The first thing you'll learn in Window Design 101 is that valances aren't part of your curtains – they're an accessory that vastly improves everything about your curtains. While they don't serve a functional role, valances might be one of the most important purely aesthetic touches in your home. Not only do they hide the curtain fittings, they provide a colorful complement to the curtain itself as well as the rest of the room. Remove them, and the fittings look boring or – worse – naked.

So how do you find the perfect valances for your windows? You'll want to start with the best windows around. Marvin replacement windows in New Jersey are each works of art, whether you go with a casement, double hung or hopper design. From exterior cladding to interior framing materials, these fiberglass replacement windows are sure to become the focal points of any room. Now keep these other considerations in mind.

What do your rooms require?
Every room is different, from its decor to its layout, and you'll want to keep all this in mind as you're choosing valances. For instance, as Houzz points out, a basic upholstered valance can attractively lower the height of too-tall ceilings in rooms where you desire a more intimate and cozy look, like the bedroom. On the other hand, a pleated, skirt-style valance might make a better fit for a nursery, lending the windows a traditional yet playful look.

Houzz notes that Southern homes filled with other Dixie design elements might be one of the only homes that can pull off formal swag-style valances. It goes to show that there's a valance for every home design if you look hard enough.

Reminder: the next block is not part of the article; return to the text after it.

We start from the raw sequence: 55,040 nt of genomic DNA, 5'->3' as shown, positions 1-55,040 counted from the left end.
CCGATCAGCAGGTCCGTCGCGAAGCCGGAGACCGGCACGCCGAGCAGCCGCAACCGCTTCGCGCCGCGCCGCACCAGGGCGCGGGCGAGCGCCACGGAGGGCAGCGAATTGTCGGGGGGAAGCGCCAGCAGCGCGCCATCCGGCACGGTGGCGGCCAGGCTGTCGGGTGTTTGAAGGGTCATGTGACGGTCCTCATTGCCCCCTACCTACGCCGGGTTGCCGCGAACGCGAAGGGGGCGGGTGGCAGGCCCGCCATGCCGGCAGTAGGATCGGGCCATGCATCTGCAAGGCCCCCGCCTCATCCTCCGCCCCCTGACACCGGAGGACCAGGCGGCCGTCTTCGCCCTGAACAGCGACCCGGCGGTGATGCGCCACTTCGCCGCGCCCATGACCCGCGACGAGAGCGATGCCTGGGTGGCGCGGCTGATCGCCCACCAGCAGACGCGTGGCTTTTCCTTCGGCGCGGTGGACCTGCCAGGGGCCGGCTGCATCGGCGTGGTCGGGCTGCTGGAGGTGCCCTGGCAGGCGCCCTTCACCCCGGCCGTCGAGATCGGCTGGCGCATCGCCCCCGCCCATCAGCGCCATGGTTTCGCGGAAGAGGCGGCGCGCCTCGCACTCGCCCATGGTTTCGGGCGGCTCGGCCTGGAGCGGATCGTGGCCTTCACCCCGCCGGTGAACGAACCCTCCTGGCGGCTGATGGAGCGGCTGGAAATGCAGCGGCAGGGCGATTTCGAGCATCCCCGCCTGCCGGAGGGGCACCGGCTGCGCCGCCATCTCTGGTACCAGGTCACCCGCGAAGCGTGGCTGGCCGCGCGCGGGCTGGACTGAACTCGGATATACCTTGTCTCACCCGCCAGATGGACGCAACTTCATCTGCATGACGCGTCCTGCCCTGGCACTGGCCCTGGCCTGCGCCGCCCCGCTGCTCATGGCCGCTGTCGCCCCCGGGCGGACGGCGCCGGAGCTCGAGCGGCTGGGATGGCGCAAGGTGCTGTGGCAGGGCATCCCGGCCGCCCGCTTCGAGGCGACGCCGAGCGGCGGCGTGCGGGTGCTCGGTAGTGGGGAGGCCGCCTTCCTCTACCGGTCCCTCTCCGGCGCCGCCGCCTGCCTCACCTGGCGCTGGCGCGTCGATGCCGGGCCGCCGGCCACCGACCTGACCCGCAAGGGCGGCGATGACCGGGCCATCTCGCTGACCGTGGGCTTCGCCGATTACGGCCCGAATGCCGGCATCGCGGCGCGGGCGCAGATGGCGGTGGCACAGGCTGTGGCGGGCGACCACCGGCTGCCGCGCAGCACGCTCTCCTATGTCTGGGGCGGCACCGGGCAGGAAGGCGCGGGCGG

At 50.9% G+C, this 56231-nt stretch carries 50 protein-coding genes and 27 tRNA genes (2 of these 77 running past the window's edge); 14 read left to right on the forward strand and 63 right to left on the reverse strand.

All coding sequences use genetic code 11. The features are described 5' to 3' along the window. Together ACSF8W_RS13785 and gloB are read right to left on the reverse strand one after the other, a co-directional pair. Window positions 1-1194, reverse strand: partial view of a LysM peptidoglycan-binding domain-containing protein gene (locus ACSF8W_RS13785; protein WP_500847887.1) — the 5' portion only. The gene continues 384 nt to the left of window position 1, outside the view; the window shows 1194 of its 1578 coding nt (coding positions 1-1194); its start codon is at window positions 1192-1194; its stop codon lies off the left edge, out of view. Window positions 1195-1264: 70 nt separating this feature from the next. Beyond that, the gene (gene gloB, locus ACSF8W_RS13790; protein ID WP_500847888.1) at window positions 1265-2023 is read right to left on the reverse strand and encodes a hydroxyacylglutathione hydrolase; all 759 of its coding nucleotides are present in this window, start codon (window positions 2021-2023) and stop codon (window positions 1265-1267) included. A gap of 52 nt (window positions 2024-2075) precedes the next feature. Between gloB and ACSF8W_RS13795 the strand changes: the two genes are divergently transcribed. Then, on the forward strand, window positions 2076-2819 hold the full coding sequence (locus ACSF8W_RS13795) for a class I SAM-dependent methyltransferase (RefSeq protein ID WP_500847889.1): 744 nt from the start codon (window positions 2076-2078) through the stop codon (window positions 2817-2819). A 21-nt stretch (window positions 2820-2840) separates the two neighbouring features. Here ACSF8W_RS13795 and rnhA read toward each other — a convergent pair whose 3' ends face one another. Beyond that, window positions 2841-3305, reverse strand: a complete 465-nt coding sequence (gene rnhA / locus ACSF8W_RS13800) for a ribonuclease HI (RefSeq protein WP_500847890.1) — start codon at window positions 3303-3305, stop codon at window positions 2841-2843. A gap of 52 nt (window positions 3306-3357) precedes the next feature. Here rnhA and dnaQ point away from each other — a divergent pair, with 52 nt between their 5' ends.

What's your budget?
Valances can be a costly investment, and while quality windows like Marvin's are worth every penny, you might hesitate to pay much for your curtain accompaniments. After all, valances aren't securing your home against weather, improving your energy efficiency or providing the other functional bonuses that great fiberglass replacement windows do. But, luckily, valances also make for an easy do-it-yourself activity.

For instance, Houzz suggests that homeowners try upholstering a piece of cornice board. Basic and clean, it conceals the curtain fittings and provides a nice highlight close to the ceiling. Or, if you've got a little more money on hand and want to add a nice touch to your kitchen or any other room, an architectural wood cornice can be incorporated above your window. It takes a bit more effort than the upholstered cornice board, but pays off as a great way to combine indoor architecture and valances.

You can also check out other options, such as crochet valances, which gives your windows a latticework style, according to DIY Network, where there are a number of suggestions. As one of the most popular do-it-yourself projects out there, the Internet is filled with great valance ideas.

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